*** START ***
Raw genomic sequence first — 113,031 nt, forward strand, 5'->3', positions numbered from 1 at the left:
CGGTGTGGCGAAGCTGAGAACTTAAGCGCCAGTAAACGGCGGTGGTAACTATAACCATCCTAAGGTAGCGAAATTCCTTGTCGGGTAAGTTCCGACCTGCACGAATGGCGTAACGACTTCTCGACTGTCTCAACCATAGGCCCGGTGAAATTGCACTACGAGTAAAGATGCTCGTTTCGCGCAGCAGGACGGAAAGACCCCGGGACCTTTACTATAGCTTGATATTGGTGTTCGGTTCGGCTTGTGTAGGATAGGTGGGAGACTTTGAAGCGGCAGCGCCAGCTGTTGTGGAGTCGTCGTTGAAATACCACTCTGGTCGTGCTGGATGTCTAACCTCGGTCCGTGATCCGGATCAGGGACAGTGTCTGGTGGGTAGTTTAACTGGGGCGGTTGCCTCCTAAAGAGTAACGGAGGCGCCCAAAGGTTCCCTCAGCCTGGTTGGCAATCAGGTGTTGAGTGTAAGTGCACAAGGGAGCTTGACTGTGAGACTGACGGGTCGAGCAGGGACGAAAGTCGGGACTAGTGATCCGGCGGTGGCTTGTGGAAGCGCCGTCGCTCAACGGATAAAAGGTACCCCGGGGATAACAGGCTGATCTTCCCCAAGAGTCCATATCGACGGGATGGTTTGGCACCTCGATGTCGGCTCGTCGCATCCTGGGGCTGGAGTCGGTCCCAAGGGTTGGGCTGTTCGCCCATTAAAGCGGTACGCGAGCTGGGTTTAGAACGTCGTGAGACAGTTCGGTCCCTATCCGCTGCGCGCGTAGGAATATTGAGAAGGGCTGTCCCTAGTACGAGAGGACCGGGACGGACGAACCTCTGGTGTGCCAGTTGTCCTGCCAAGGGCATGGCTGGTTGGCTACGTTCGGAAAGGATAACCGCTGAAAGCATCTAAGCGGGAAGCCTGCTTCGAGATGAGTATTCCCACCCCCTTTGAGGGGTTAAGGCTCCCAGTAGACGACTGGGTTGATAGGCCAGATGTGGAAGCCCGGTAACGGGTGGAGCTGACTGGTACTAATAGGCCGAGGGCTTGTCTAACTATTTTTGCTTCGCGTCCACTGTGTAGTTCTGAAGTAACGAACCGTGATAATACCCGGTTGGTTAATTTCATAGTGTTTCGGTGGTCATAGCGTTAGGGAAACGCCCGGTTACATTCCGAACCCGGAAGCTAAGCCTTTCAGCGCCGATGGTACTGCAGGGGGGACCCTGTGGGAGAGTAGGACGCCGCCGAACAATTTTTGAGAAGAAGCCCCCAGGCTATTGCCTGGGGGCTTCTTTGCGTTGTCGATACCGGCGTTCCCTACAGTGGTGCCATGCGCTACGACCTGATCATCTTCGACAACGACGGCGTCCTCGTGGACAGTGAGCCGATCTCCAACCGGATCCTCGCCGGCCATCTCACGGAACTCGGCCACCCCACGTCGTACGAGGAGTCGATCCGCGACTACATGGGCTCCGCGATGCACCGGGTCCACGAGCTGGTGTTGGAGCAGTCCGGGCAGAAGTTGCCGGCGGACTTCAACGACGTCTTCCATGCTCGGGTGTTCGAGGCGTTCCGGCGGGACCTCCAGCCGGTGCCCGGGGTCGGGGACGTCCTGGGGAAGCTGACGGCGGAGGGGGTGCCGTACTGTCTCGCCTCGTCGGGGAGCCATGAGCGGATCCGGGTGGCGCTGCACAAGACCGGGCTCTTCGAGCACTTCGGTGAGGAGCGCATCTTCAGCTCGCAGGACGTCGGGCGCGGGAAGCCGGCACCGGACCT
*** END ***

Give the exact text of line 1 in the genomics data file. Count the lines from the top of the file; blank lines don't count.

Raw genomic sequence first — 113,031 nt, forward strand, 5'->3', positions numbered from 1 at the left: